A trainee reporter who was covering court for the first time successfully challenged an order preventing a dead child from being named.
Sam Drury, who works for Basildon-based daily The Echo, took on the invalid order which had been made to prevent the identification of seven-year-old George Acres, who died in hospital last week after being found at an address in Rochford, Essex.
Sam was reporting from Southend Magistrates’ Court for the first time on Thursday when the order was made, having passed his 100 words per minute shorthand examination just the day before.
Christina Acres had been charged with George’s murder and was remanded into custody, and is due to enter a plea at Basildon Crown Court on 27 August.
Sam was told to challenge the order after calling The Echo’s office to inform them that it had been put in place.
He was supported in his challenge by agency journalist James Hore, of Essex News and Pictures.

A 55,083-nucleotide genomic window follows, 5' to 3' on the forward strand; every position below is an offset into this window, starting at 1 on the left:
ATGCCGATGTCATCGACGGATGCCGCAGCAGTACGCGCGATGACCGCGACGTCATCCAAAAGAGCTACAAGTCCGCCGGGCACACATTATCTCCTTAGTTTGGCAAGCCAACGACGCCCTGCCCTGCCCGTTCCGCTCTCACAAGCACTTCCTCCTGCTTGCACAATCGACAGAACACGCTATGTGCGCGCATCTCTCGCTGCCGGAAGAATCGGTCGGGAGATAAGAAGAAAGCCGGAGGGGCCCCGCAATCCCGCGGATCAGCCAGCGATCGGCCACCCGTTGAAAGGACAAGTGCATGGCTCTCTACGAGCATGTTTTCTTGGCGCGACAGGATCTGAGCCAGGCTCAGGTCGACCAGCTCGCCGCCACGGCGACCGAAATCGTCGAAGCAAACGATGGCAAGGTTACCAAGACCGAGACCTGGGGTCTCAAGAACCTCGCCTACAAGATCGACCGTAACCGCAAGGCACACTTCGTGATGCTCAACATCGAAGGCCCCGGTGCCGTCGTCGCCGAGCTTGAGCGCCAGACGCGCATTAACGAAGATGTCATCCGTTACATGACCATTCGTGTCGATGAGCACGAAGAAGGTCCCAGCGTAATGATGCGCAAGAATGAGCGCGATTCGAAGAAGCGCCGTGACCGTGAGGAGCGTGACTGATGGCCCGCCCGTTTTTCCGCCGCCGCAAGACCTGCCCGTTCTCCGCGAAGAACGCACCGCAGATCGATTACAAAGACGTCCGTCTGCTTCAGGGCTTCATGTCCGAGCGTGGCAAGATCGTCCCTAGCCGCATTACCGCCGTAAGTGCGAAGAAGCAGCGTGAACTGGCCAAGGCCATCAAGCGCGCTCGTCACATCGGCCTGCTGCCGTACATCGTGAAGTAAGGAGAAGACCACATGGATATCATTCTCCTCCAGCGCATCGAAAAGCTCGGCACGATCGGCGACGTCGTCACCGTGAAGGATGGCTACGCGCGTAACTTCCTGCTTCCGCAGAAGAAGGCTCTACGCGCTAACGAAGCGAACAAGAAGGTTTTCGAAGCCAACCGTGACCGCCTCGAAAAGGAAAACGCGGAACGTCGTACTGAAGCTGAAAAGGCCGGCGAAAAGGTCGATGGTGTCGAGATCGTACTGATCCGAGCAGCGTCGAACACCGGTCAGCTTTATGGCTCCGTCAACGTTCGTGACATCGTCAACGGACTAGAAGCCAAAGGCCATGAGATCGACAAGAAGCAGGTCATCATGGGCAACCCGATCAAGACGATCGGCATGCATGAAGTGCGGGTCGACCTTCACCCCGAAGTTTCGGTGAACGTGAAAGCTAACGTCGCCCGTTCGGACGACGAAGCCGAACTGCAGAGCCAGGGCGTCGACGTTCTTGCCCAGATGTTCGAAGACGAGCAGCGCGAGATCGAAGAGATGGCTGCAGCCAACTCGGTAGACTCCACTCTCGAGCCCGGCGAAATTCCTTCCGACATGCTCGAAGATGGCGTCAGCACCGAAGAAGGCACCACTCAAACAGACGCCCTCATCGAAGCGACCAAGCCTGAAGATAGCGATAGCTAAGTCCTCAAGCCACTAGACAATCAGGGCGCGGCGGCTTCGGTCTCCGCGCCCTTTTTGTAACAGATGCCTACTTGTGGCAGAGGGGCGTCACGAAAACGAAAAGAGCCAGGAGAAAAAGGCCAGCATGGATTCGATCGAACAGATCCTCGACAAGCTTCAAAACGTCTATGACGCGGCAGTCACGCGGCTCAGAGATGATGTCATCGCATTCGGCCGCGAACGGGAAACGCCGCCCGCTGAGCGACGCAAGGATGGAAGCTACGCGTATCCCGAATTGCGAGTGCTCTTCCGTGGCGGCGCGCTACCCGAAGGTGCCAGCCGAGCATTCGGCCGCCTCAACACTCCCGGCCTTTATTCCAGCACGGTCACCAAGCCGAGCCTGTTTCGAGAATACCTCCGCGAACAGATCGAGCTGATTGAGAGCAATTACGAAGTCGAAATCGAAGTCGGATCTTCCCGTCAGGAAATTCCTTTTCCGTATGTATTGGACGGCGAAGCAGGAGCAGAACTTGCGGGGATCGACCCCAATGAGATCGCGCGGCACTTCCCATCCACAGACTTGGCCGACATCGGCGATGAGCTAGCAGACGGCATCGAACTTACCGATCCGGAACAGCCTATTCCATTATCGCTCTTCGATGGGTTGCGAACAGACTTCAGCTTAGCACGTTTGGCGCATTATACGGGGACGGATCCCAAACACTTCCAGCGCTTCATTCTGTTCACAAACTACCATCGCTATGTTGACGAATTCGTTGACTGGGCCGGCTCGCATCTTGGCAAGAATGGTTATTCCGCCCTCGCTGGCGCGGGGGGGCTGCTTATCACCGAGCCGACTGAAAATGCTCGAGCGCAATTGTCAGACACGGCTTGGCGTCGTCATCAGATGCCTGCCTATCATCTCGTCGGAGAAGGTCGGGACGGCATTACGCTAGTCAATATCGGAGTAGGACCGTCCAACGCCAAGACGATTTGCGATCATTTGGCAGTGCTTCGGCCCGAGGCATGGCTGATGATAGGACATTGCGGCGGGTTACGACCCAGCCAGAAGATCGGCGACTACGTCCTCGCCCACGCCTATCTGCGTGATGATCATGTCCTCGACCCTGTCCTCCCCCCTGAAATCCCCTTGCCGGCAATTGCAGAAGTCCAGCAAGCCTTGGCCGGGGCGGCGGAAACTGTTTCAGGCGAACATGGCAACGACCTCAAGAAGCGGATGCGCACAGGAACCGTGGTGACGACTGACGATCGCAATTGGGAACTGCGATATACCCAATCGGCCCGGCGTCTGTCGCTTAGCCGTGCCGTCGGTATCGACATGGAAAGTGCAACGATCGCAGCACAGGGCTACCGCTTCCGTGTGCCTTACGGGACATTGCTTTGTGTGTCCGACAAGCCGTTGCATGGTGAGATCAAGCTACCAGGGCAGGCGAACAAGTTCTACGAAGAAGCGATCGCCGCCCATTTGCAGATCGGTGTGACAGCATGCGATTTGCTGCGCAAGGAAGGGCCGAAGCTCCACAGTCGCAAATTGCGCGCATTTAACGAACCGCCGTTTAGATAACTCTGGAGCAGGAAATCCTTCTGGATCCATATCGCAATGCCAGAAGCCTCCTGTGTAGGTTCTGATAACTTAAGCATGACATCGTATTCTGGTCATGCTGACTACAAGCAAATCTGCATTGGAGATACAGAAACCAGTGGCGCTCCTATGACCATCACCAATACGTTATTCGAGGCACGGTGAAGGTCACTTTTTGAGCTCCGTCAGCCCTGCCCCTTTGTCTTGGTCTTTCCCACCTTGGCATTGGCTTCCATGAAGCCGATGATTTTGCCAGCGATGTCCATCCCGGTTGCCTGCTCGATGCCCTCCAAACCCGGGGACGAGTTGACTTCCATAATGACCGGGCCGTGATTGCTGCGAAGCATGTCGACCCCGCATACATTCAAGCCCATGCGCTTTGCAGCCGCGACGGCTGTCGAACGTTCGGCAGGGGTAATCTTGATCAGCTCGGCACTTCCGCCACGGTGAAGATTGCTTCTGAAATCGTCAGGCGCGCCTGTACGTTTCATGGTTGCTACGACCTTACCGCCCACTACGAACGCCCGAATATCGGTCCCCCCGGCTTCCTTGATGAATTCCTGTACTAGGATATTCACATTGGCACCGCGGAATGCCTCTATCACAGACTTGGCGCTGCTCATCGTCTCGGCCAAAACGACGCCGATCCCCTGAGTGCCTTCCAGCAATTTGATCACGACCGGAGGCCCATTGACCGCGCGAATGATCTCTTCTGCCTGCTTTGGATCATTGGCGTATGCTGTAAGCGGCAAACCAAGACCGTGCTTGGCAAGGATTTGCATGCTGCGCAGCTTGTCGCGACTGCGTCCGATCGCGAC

Sam told HTFP: “It was a pretty nerve-racking moment as I had never made a challenge to the court before. Thankfully after informing the clerk what I wanted to do, James Hore, a fellow reporter who was sat in the court, helped shape a challenge.
“After the hour or so wait and once it came to making our representations, the clerk recognised the mistake and it was overturned without too much trouble. Despite this occasion not being too bad, I’m not expecting the next time to be so simple.”
Kirsty Hough, audience and content manager at the Echo, said: “A section 45 order being made incorrectly has happened quite a few times recently and we would always look to make a challenge when this happens.
“Considering it was Sam’s first time in court he did very well – it can be very daunting to have to challenge a court order, but we were pleased that this had a successful outcome.
“All our thoughts are of course with the family of the young boy who has sadly died.”